When he left, he told me, “I’m sorry. This is the worst thing I’ve ever done.”

I told him, “You can come back. I know you don’t think you will, but you can come back. We love you. And it’s not perfect here, and maybe it needs a lot of work, but it’s better with you. You can come back.”

He left. And thus began the last almost-two months of my saying all the things I said on Monday, in different times and different ways and finally all at once and on paper.

We talked about the letter in counseling on Tuesday. His comment was, “I’m breaking those promises.” We also talked about alcohol consumption, in the context of his having said he’d agreed to lunch with a family friend who’s a naturopath (at his mom’s instigation) to talk about dealing with his moods better. I asked him to discuss his alcohol consumption with said friend because it’s well-known that alcohol is a mood destabilizer and depressant. His response: “There’s no point in talking about this because I’m not going to stop drinking. I’m a moderate drinker.”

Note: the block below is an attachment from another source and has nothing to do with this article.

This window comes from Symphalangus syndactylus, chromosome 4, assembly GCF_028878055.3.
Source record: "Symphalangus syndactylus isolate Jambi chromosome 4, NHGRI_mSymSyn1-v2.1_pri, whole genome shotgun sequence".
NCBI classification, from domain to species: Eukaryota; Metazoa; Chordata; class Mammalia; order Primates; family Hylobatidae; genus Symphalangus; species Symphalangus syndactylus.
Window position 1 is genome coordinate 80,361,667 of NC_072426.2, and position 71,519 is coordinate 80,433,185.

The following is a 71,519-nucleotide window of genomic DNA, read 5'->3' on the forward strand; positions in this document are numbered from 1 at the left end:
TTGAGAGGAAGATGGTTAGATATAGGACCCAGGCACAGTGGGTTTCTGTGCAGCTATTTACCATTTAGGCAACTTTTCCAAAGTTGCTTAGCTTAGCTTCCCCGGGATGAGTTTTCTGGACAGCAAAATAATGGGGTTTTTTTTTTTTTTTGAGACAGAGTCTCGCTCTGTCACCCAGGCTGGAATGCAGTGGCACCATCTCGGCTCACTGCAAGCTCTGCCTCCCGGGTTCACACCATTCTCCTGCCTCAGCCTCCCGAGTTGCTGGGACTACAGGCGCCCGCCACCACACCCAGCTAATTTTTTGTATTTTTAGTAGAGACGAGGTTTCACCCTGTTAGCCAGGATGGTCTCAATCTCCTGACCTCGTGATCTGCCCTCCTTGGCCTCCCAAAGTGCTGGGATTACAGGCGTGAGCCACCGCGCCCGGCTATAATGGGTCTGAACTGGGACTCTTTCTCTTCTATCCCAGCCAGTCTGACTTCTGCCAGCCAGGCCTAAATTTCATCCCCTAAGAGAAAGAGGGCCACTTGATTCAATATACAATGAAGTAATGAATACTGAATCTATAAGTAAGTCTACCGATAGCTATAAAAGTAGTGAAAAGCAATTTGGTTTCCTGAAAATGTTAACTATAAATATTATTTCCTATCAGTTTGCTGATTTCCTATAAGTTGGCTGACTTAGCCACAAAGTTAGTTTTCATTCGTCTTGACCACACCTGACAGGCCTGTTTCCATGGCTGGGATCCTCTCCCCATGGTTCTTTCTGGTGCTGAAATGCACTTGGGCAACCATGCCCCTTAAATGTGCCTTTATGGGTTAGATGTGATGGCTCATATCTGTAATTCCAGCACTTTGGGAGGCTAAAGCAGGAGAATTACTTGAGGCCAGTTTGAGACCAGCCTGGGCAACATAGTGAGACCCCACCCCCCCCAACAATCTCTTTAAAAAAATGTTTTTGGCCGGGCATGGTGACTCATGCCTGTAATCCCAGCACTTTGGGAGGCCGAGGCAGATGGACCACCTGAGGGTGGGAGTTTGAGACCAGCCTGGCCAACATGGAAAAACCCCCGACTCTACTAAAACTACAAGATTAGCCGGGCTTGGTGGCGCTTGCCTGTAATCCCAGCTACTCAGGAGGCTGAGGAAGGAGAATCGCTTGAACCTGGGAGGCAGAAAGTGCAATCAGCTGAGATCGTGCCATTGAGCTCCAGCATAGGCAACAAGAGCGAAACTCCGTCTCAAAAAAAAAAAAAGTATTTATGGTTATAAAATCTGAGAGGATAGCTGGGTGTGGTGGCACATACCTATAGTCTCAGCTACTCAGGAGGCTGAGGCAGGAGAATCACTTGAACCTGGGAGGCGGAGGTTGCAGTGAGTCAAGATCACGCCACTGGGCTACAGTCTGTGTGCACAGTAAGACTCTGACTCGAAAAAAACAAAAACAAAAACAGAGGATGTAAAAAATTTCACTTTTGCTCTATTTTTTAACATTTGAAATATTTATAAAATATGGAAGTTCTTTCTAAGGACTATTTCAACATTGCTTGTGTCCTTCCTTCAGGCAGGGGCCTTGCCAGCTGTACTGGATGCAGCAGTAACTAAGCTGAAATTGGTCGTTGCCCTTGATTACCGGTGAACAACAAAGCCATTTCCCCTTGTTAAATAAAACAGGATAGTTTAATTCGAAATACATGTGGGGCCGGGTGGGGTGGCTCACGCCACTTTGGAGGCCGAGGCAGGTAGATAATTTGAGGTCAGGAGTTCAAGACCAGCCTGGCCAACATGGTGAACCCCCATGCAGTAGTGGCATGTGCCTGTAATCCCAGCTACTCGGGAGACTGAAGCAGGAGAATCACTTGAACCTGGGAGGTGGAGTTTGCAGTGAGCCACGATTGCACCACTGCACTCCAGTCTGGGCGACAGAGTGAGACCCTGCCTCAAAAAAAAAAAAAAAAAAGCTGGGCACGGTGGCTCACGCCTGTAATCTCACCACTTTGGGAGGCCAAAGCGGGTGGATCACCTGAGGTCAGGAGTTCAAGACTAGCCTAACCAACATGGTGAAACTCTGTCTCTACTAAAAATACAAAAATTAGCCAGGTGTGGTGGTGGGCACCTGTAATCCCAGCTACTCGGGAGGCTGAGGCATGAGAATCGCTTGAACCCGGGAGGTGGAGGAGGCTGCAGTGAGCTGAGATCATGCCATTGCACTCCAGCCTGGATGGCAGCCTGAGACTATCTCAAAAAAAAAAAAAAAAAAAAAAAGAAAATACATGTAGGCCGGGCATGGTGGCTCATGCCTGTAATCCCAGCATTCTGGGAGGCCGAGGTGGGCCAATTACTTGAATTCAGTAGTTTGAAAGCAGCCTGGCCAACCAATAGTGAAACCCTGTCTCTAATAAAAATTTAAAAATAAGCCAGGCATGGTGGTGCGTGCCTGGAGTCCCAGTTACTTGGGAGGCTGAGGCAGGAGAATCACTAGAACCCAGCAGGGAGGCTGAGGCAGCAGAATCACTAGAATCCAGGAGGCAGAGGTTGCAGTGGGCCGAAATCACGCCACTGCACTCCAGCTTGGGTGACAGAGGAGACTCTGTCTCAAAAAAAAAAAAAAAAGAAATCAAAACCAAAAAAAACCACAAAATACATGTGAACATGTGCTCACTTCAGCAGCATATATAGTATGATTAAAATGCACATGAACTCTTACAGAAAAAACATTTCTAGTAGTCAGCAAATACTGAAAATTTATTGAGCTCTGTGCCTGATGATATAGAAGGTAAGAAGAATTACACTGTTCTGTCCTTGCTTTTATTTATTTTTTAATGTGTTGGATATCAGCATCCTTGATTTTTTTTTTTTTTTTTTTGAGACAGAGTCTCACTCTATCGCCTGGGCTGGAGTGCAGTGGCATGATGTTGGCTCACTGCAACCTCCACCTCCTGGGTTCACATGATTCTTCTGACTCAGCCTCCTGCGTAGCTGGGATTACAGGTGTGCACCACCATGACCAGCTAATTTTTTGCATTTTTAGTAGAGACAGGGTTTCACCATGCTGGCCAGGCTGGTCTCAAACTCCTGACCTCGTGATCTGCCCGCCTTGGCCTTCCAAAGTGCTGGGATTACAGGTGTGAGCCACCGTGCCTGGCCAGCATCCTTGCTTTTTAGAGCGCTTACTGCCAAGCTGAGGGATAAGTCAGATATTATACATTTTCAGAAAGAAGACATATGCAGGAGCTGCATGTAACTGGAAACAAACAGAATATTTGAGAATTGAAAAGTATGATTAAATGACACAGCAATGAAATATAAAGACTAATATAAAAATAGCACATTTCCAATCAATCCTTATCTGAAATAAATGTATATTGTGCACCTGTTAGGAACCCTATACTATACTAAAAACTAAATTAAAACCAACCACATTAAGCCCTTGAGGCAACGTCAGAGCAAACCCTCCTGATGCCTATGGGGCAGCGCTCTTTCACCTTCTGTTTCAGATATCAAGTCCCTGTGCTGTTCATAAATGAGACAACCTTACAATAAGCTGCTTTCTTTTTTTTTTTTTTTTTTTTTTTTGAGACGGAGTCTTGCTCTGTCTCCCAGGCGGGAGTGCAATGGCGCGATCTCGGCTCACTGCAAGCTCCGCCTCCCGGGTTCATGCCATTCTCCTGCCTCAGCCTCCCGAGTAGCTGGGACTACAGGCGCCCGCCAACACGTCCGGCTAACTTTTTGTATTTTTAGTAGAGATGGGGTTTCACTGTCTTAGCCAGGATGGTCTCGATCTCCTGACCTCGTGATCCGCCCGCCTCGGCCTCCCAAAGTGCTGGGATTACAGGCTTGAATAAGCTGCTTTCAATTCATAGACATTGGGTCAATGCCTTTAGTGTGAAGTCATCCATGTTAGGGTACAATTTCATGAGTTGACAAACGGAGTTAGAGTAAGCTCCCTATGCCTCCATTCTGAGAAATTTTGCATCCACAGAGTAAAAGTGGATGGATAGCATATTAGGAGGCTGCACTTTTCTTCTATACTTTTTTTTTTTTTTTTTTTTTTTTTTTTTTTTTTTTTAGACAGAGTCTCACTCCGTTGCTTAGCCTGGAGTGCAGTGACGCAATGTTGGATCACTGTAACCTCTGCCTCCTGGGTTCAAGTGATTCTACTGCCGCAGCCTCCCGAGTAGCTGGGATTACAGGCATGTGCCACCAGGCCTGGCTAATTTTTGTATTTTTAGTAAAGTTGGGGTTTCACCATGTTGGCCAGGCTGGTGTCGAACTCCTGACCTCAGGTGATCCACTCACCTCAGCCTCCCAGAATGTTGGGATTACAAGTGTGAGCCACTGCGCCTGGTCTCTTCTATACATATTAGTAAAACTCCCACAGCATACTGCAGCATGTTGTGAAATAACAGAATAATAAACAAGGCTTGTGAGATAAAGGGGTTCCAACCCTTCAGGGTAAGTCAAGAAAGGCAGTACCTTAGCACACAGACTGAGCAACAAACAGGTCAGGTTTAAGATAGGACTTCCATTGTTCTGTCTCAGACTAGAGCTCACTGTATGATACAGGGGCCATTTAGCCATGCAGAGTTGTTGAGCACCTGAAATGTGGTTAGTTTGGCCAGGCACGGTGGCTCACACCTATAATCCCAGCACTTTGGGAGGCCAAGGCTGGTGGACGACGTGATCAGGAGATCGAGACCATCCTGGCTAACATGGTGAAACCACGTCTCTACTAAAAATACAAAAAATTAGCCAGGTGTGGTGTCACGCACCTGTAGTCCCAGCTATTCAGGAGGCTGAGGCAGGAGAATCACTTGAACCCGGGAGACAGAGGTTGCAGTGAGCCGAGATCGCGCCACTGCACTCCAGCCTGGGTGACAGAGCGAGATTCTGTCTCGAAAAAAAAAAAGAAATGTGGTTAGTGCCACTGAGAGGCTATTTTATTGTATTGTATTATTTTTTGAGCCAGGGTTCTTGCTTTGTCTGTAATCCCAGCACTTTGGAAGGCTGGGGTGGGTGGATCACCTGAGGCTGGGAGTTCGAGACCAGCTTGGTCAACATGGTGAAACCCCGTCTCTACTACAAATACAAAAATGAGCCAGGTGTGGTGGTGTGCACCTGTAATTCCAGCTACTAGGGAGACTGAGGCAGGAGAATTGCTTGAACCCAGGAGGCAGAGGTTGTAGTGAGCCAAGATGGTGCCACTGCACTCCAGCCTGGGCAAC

Moderate? Eye of the beholder, etc. I’m sure there are days when he has only a drink or two. But then again, this is also the guy who told me excitedly (after he’d moved out) about how he’d found a bar that served triples of whiskey for $8 and liked to stop there after work, around one a.m., on his way ‘home.’ The guy who has emptied the vodka and single-malt and Courvoisier bottles from our liquor collection and who, I noticed when I got home that night, has also nearly-emptied the nearly-full bottle of Calvados. All this in the few nights (max average one per week) that he’s been here past mid-afternoon since he started coming over again around the solstice. Hmmm.